RE: Meta-Topic On Discussions (delete as appropriate)

Subject: RE: Meta-Topic On Discussions (delete as appropriate)
From: Decker Wong-Godfrey <dfgodfrey -at- milmanco -dot- com>
To: "TECHWR-L" <techwr-l -at- lists -dot- raycomm -dot- com>
Date: Fri, 28 Feb 2003 14:49:05 -0800


Has anyone engaged in these discussions ever had their minds changed by
someone
else's arguments/evidence/presentation? Have you entered into one of these
discussions saying, "I believe X is true," and come out at the end of the
thread
saying, "Now I see the error of my ways. Now I believe either X is not true
or Y is
better than (or as good as) X."

_________________________________



I've had my mind changed because of a discussion I've had on this list. It's
not been about the subject of the discussion itself, but how one discusses
subject matter. It's been a humbling experience--and has been very
beneficial. It has allowed me to get a better signal-to-noise ratio not only
in on-line discussions, but also in the discussions I have on a daily basis.

What I've learned is that there's little need to worry about generalizations
like "All technical writers should be <insert opinion here>," or "all
computers should be <insert opinion here>." The needs of a job, a computer
user or a writer aren't going to be met with simple generalizations: each
job is different, it requires different skill sets; each computer user has
different needs which can't be met with a simple prescription; each writer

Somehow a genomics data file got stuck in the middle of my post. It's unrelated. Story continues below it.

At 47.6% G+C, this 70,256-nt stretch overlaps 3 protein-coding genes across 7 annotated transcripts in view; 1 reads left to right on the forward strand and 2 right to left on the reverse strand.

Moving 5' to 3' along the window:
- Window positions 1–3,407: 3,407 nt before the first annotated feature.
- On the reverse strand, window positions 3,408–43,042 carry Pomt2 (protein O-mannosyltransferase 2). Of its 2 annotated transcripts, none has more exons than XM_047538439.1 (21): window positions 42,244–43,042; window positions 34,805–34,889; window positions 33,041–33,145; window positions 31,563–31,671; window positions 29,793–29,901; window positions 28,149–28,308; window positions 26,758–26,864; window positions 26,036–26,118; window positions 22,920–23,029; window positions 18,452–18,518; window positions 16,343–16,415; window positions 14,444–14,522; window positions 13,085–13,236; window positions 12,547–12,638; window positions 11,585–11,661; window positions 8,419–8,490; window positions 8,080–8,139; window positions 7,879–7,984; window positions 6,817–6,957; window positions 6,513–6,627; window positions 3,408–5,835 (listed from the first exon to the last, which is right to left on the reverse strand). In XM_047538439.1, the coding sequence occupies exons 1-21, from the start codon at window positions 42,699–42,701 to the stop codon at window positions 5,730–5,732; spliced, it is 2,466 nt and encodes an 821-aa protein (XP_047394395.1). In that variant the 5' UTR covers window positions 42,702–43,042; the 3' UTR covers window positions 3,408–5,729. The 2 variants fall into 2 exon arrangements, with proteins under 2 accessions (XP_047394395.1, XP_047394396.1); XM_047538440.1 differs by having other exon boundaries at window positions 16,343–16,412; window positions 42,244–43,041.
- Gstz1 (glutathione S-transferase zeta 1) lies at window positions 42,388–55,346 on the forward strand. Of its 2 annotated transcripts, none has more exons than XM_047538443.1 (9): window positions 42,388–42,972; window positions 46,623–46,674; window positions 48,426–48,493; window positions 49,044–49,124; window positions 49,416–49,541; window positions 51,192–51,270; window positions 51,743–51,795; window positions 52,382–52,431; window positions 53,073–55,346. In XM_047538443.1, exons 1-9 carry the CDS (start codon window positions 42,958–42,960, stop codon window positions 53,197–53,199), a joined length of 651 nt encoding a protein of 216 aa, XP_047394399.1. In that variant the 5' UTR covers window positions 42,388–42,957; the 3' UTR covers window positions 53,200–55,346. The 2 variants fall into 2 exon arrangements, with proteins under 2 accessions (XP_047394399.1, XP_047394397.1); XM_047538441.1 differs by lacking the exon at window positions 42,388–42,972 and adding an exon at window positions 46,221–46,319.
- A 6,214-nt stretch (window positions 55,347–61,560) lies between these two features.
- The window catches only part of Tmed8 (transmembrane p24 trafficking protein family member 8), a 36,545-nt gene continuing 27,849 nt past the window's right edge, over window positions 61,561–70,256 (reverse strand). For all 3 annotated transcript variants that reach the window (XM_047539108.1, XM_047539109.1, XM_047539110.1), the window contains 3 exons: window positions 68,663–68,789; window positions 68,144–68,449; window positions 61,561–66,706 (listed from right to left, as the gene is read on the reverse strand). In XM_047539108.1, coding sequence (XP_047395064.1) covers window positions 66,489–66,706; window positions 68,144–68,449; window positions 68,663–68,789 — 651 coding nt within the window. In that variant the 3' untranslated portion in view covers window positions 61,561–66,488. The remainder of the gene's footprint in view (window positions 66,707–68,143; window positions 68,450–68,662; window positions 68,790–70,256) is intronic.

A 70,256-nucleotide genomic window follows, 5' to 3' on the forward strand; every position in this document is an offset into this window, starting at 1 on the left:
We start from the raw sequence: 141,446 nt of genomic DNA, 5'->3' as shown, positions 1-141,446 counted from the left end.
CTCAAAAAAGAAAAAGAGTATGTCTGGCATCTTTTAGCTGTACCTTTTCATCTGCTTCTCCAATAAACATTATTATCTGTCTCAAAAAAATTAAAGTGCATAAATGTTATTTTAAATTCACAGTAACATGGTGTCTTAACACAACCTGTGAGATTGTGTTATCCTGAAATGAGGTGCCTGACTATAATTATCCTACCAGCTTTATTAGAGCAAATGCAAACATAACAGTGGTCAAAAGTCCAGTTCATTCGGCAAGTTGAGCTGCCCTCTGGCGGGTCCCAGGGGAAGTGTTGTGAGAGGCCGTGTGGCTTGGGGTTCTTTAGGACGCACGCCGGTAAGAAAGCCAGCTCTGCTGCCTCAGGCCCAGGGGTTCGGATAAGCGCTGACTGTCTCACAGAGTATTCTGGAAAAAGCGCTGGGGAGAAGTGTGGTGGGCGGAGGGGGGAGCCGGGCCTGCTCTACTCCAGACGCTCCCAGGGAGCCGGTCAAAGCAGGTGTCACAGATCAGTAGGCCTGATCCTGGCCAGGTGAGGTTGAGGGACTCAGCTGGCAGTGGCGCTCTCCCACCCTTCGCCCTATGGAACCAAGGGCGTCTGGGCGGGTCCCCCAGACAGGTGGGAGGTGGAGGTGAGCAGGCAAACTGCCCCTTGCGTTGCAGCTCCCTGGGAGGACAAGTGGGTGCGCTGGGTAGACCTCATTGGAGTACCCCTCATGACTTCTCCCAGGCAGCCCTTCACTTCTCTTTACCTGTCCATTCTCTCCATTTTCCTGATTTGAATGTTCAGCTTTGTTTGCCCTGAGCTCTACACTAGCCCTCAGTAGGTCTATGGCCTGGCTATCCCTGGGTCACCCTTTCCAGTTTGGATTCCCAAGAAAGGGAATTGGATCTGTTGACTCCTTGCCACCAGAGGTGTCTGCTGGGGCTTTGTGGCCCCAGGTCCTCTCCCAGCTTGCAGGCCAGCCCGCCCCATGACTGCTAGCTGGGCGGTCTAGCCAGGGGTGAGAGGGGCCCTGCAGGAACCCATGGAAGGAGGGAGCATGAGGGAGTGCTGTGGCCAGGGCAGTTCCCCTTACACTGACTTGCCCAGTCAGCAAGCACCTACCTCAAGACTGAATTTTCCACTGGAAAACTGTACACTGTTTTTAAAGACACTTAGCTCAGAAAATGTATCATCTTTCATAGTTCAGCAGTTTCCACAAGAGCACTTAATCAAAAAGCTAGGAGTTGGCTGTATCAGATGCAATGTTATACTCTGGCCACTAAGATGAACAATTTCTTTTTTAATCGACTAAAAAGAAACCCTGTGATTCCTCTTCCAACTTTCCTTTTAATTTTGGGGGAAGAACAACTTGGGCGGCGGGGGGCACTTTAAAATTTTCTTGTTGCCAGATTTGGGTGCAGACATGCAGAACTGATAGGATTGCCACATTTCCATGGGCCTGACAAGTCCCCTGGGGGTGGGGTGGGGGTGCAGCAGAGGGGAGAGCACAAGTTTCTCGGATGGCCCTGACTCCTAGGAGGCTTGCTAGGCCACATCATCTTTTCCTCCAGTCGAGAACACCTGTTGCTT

has a different set of interests and foci that drive them.

What it comes down to is that asking for advice about taking a course
doesn't mean someone is asking for what people think a technical writer is.
A simple, "Yes, All TWs should be experts in what they write about..." or,
"No, TWs don't need to be experts in what they write about..." doesn't
answer the question, it expresses an opinion.

(At the end of it all, even though everyone here is a technical writer in
some capacity, not everyone here is an SME in what they write about. I say
that in itself says a lot more than anyone's generalizations about what all
technical writers should be.)

What I've learned is when topics shift from the context of the question to
generalizations regarding the subject matter, I need to think about whether
they have ceased to be informational topics. Sometimes, good threads go
bad--informational topics and sincere requests for advice become debate
topics. Their point is no longer to elucidate, but to express. I've learned
the lesson the hard way; if someone wants to express their opinion, then let
them.

At the end of the day, opinions are nice, but they don't matter much.

And with a self-reflexive wink, Decker gets down from the podium and
mutters, "That's all it is--opinion."



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